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Nov 27, 2011 04:56 PM

best method for good home-made coffee

not a connoisseur here but love a good cup so want the most economical way to achieve this whether its French press, machine of sorts( probably more than i want to spend) or whatever else, and unfortunately counter -space is a definite issue here

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  1. French press is perfect for you.

    1. Everyone has a favorite, there's no one best method. If counter space is at a premium, you could use a one cup or larger pour over Melitta cone with filter, or a French press, or just a pot/saucepan of hot water into which you dump ground coffee and then strain into a cup with a fine mesh kitchen strainer. If you're heading off to work, you could get a travel style insulated cup with a built in coffee press to use at home and for commuting.

      1. There's no "best." The French press is cheap and small and
        preferred by many. If you find FP coffee a bit coarse and
        bitter, you could pour it, once brewed,through a 1-cup Melitta filter and holder.
        Proctor-Silex makes inexpensive automatic drip coffee makers
        that work well (but note they don't have a built-in timer).

        Since space is at a premium, don't get a coffee maker that uses
        a carafe. Hot-plate models ruin the taste, so consider rewarming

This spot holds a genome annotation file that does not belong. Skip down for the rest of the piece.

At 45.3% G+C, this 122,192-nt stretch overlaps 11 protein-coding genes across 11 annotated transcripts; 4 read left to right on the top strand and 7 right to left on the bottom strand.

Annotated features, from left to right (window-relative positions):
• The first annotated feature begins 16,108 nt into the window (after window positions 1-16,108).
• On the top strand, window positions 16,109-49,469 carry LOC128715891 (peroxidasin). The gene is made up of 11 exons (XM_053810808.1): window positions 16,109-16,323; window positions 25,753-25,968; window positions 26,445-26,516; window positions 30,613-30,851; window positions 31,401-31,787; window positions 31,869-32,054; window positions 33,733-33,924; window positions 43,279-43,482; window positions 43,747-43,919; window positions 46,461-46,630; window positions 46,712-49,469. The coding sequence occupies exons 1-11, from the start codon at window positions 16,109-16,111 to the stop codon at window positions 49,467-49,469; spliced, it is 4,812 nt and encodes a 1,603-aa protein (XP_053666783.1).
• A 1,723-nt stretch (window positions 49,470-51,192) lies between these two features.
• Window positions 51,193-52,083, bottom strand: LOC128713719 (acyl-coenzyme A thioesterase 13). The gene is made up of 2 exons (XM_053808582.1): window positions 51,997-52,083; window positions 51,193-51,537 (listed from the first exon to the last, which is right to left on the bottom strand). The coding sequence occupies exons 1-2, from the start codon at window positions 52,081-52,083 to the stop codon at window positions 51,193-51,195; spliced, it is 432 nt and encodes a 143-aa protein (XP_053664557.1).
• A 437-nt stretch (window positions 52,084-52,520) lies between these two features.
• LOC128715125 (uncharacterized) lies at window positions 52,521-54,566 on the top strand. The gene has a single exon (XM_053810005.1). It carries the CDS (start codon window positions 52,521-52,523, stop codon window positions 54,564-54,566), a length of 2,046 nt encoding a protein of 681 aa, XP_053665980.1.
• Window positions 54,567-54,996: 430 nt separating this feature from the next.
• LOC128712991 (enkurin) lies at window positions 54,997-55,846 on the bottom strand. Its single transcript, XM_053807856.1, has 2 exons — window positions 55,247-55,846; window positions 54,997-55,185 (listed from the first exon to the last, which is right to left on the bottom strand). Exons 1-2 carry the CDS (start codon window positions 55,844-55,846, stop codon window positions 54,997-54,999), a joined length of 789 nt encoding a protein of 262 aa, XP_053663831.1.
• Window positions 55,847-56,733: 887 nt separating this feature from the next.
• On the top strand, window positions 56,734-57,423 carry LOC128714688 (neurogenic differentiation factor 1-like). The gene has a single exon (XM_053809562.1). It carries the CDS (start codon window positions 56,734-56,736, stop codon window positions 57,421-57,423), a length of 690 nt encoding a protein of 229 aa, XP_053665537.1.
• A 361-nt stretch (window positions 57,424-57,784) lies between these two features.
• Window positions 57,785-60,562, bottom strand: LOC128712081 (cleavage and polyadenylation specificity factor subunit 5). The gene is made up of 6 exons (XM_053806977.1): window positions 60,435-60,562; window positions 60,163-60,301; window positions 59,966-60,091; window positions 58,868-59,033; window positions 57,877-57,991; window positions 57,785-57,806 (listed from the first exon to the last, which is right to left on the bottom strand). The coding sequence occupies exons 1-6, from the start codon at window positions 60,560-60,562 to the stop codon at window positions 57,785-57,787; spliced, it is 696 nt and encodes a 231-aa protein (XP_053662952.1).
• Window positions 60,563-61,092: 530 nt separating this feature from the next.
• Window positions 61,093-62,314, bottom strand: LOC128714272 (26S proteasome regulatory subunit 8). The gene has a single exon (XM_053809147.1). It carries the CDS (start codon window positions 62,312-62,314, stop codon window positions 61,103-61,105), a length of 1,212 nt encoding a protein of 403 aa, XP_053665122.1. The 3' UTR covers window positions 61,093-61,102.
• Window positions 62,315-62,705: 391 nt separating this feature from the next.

coffee in a microwave.

        1. We grind whole beans which we keep refrigerated. I use a combination of a good dark roast and some espresso beans which I usually get from Porto Rico in Manhattan.
          The French press gives us the best flavor but it cools off too quickly. Otherwise we use an old style Copco stove top percolator which stays hot thru our lengthy breakfast meal.

          1. I've been really happy with my Aeropress with a Coava Disk when I'm not making espresso in my 1970s La Pavoni. However, the Aeropress only makes coffee for one (so if there are other coffee drinkers in your house, you will have to get more). A french press is great, but I like my Aeropress more.


            A good grinder is way more important than you think. Don't get one of those chopping blade grinders. A good electric burr grinder costs a few hundred, but a hand grinder is cheap, takes up less space, & is easy to use. The hand grinder I use is decades old, but there are some good new ones: